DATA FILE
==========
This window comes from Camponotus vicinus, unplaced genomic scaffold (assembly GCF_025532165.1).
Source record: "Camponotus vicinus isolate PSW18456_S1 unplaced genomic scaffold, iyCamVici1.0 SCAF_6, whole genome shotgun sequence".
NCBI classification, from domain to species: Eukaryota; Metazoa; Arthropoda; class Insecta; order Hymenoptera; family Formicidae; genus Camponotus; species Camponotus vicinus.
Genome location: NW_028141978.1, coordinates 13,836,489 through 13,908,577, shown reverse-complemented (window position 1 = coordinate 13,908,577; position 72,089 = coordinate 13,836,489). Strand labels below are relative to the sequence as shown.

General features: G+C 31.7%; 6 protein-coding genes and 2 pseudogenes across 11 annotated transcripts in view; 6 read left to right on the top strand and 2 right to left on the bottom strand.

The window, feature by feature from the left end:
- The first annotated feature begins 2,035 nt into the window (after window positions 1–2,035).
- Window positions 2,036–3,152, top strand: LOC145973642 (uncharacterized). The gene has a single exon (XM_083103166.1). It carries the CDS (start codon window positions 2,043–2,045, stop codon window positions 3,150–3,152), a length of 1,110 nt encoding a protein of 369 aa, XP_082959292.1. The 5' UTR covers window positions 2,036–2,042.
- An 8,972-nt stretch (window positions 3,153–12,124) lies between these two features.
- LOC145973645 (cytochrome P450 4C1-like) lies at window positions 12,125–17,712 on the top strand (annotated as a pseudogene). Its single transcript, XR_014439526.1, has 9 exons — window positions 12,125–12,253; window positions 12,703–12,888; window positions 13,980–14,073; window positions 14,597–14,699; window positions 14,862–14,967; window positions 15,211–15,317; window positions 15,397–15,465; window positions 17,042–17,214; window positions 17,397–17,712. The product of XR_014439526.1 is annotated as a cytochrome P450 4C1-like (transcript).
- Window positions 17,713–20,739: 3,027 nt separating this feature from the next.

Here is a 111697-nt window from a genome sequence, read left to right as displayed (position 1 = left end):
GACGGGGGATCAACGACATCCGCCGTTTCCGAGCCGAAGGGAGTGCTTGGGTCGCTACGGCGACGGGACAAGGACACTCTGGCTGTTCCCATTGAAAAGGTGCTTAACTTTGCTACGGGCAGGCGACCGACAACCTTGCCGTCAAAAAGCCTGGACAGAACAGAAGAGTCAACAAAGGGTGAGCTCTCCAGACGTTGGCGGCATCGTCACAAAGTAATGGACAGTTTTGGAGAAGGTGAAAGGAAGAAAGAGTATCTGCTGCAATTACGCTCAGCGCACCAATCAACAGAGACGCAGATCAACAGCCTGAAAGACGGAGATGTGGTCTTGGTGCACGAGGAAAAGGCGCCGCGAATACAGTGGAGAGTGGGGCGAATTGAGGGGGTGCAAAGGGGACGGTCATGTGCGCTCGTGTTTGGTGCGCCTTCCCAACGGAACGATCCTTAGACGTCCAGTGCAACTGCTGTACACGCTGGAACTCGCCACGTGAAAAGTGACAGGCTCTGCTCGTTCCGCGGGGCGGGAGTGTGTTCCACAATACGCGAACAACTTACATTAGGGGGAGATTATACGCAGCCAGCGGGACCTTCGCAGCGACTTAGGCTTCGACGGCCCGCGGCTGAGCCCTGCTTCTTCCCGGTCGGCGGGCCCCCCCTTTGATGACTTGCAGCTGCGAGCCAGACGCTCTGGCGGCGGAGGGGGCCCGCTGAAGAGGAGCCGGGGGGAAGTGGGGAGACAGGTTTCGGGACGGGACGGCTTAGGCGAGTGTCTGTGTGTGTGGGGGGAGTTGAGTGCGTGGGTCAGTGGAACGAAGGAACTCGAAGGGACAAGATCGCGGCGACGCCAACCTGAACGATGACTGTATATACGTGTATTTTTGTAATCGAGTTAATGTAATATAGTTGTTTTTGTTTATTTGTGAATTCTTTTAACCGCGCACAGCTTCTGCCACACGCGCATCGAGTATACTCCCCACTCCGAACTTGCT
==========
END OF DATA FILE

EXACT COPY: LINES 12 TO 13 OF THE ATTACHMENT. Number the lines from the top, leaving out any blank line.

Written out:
Here is a 111697-nt window from a genome sequence, read left to right as displayed (position 1 = left end):
GACGGGGGATCAACGACATCCGCCGTTTCCGAGCCGAAGGGAGTGCTTGGGTCGCTACGGCGACGGGACAAGGACACTCTGGCTGTTCCCATTGAAAAGGTGCTTAACTTTGCTACGGGCAGGCGACCGACAACCTTGCCGTCAAAAAGCCTGGACAGAACAGAAGAGTCAACAAAGGGTGAGCTCTCCAGACGTTGGCGGCATCGTCACAAAGTAATGGACAGTTTTGGAGAAGGTGAAAGGAAGAAAGAGTATCTGCTGCAATTACGCTCAGCGCACCAATCAACAGAGACGCAGATCAACAGCCTGAAAGACGGAGATGTGGTCTTGGTGCACGAGGAAAAGGCGCCGCGAATACAGTGGAGAGTGGGGCGAATTGAGGGGGTGCAAAGGGGACGGTCATGTGCGCTCGTGTTTGGTGCGCCTTCCCAACGGAACGATCCTTAGACGTCCAGTGCAACTGCTGTACACGCTGGAACTCGCCACGTGAAAAGTGACAGGCTCTGCTCGTTCCGCGGGGCGGGAGTGTGTTCCACAATACGCGAACAACTTACATTAGGGGGAGATTATACGCAGCCAGCGGGACCTTCGCAGCGACTTAGGCTTCGACGGCCCGCGGCTGAGCCCTGCTTCTTCCCGGTCGGCGGGCCCCCCCTTTGATGACTTGCAGCTGCGAGCCAGACGCTCTGGCGGCGGAGGGGGCCCGCTGAAGAGGAGCCGGGGGGAAGTGGGGAGACAGGTTTCGGGACGGGACGGCTTAGGCGAGTGTCTGTGTGTGTGGGGGGAGTTGAGTGCGTGGGTCAGTGGAACGAAGGAACTCGAAGGGACAAGATCGCGGCGACGCCAACCTGAACGATGACTGTATATACGTGTATTTTTGTAATCGAGTTAATGTAATATAGTTGTTTTTGTTTATTTGTGAATTCTTTTAACCGCGCACAGCTTCTGCCACACGCGCATCGAGTATACTCCCCACTCCGAACTTGCT